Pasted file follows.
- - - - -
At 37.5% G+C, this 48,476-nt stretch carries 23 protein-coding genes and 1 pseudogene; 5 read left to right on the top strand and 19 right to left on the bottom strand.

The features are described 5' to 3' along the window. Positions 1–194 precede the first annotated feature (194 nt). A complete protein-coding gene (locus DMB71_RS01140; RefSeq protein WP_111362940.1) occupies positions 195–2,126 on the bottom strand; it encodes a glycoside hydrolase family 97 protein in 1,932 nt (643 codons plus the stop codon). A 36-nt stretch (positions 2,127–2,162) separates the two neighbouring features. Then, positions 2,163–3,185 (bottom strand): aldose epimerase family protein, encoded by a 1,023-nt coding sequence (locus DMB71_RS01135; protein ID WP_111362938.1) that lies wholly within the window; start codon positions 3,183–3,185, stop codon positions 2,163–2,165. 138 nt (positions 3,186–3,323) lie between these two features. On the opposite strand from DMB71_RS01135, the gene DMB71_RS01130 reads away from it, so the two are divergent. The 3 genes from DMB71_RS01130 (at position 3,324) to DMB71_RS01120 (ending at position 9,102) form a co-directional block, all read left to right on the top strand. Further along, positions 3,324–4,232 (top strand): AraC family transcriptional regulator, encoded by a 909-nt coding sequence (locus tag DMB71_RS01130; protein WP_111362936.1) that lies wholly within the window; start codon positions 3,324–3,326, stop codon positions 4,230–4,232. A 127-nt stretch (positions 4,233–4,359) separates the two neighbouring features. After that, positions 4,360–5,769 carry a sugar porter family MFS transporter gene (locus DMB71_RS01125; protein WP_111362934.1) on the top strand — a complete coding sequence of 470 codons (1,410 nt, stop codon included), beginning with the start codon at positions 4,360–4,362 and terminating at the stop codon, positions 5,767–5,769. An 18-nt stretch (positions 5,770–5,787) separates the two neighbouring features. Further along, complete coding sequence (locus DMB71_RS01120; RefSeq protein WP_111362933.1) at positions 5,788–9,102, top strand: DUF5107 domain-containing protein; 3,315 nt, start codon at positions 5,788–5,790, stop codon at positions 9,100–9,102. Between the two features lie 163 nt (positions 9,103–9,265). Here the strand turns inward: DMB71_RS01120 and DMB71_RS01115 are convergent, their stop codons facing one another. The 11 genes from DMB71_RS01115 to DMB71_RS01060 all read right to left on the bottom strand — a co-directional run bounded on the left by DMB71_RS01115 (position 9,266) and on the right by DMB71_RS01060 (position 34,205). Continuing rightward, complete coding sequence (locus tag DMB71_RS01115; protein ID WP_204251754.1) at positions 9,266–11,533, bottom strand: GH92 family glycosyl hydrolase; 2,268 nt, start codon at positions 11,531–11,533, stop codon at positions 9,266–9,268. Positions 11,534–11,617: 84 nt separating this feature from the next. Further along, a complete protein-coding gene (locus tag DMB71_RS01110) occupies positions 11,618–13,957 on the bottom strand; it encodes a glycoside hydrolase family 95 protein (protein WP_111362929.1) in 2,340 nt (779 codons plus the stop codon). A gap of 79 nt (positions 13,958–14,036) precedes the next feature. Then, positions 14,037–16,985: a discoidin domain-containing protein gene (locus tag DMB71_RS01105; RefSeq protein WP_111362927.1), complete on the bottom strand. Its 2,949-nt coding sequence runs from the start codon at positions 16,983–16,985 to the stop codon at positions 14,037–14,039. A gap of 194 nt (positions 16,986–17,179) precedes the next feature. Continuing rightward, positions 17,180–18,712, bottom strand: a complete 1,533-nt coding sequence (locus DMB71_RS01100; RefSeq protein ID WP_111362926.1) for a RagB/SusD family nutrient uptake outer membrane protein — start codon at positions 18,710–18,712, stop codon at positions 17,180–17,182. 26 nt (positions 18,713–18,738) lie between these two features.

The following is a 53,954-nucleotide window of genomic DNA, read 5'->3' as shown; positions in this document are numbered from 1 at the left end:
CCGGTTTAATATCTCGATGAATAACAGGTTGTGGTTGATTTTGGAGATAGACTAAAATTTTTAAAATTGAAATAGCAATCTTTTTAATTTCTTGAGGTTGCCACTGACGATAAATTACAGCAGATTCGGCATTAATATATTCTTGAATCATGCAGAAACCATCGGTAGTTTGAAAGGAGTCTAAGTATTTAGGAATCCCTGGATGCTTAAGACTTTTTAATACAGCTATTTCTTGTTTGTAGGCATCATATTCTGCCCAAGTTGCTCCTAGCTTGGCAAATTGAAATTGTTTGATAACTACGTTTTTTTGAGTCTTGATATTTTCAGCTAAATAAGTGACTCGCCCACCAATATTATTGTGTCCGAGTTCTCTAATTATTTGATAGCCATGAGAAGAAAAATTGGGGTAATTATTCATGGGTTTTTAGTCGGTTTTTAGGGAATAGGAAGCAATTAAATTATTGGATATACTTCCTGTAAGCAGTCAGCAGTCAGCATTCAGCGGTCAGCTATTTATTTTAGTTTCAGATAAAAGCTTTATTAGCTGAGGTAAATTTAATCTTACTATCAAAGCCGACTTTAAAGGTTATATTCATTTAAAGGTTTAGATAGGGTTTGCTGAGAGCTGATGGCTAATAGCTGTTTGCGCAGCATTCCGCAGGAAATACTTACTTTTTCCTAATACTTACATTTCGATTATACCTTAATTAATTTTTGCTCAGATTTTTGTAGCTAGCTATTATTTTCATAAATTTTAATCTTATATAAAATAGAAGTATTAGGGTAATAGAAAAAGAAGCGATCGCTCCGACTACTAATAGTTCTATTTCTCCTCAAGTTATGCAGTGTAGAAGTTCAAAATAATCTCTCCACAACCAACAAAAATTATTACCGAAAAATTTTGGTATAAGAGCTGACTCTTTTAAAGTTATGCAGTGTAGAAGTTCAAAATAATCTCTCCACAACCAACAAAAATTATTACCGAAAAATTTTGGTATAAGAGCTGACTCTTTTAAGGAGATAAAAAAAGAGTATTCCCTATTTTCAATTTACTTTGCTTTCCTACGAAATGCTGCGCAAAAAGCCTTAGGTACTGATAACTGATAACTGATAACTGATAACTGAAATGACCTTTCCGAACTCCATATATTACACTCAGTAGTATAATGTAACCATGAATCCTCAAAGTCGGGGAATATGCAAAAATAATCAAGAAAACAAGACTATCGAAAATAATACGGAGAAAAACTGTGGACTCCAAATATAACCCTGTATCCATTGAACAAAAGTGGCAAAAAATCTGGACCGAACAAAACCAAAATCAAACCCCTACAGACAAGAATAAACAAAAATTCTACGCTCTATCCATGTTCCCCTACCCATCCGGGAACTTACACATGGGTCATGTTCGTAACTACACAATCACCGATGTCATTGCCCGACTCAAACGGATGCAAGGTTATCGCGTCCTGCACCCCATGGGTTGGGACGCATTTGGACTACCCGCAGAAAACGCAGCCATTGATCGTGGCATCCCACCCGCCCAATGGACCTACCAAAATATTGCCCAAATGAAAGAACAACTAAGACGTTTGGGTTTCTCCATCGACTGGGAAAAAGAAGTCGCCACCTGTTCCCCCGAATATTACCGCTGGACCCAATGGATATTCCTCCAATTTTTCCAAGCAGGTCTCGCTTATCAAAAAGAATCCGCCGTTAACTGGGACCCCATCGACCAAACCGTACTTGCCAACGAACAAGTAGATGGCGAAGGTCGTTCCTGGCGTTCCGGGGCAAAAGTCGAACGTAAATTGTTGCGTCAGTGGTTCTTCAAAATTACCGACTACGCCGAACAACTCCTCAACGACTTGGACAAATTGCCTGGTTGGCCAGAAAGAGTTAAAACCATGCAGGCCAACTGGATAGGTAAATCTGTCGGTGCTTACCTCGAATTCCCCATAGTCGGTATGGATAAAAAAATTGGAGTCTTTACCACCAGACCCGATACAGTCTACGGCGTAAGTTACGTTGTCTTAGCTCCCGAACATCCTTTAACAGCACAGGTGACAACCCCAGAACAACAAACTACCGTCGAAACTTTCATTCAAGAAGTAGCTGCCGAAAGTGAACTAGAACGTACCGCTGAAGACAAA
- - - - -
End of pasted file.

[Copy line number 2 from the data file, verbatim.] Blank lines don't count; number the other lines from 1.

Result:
The features are described 5' to 3' along the window. Positions 1–194 precede the first annotated feature (194 nt). A complete protein-coding gene (locus DMB71_RS01140; RefSeq protein WP_111362940.1) occupies positions 195–2,126 on the bottom strand; it encodes a glycoside hydrolase family 97 protein in 1,932 nt (643 codons plus the stop codon). A 36-nt stretch (positions 2,127–2,162) separates the two neighbouring features. Then, positions 2,163–3,185 (bottom strand): aldose epimerase family protein, encoded by a 1,023-nt coding sequence (locus DMB71_RS01135; protein ID WP_111362938.1) that lies wholly within the window; start codon positions 3,183–3,185, stop codon positions 2,163–2,165. 138 nt (positions 3,186–3,323) lie between these two features. On the opposite strand from DMB71_RS01135, the gene DMB71_RS01130 reads away from it, so the two are divergent. The 3 genes from DMB71_RS01130 (at position 3,324) to DMB71_RS01120 (ending at position 9,102) form a co-directional block, all read left to right on the top strand. Further along, positions 3,324–4,232 (top strand): AraC family transcriptional regulator, encoded by a 909-nt coding sequence (locus tag DMB71_RS01130; protein WP_111362936.1) that lies wholly within the window; start codon positions 3,324–3,326, stop codon positions 4,230–4,232. A 127-nt stretch (positions 4,233–4,359) separates the two neighbouring features. After that, positions 4,360–5,769 carry a sugar porter family MFS transporter gene (locus DMB71_RS01125; protein WP_111362934.1) on the top strand — a complete coding sequence of 470 codons (1,410 nt, stop codon included), beginning with the start codon at positions 4,360–4,362 and terminating at the stop codon, positions 5,767–5,769. An 18-nt stretch (positions 5,770–5,787) separates the two neighbouring features. Further along, complete coding sequence (locus DMB71_RS01120; RefSeq protein WP_111362933.1) at positions 5,788–9,102, top strand: DUF5107 domain-containing protein; 3,315 nt, start codon at positions 5,788–5,790, stop codon at positions 9,100–9,102. Between the two features lie 163 nt (positions 9,103–9,265). Here the strand turns inward: DMB71_RS01120 and DMB71_RS01115 are convergent, their stop codons facing one another. The 11 genes from DMB71_RS01115 to DMB71_RS01060 all read right to left on the bottom strand — a co-directional run bounded on the left by DMB71_RS01115 (position 9,266) and on the right by DMB71_RS01060 (position 34,205). Continuing rightward, complete coding sequence (locus tag DMB71_RS01115; protein ID WP_204251754.1) at positions 9,266–11,533, bottom strand: GH92 family glycosyl hydrolase; 2,268 nt, start codon at positions 11,531–11,533, stop codon at positions 9,266–9,268. Positions 11,534–11,617: 84 nt separating this feature from the next. Further along, a complete protein-coding gene (locus tag DMB71_RS01110) occupies positions 11,618–13,957 on the bottom strand; it encodes a glycoside hydrolase family 95 protein (protein WP_111362929.1) in 2,340 nt (779 codons plus the stop codon). A gap of 79 nt (positions 13,958–14,036) precedes the next feature. Then, positions 14,037–16,985: a discoidin domain-containing protein gene (locus tag DMB71_RS01105; RefSeq protein WP_111362927.1), complete on the bottom strand. Its 2,949-nt coding sequence runs from the start codon at positions 16,983–16,985 to the stop codon at positions 14,037–14,039. A gap of 194 nt (positions 16,986–17,179) precedes the next feature. Continuing rightward, positions 17,180–18,712, bottom strand: a complete 1,533-nt coding sequence (locus DMB71_RS01100; RefSeq protein ID WP_111362926.1) for a RagB/SusD family nutrient uptake outer membrane protein — start codon at positions 18,710–18,712, stop codon at positions 17,180–17,182. 26 nt (positions 18,713–18,738) lie between these two features.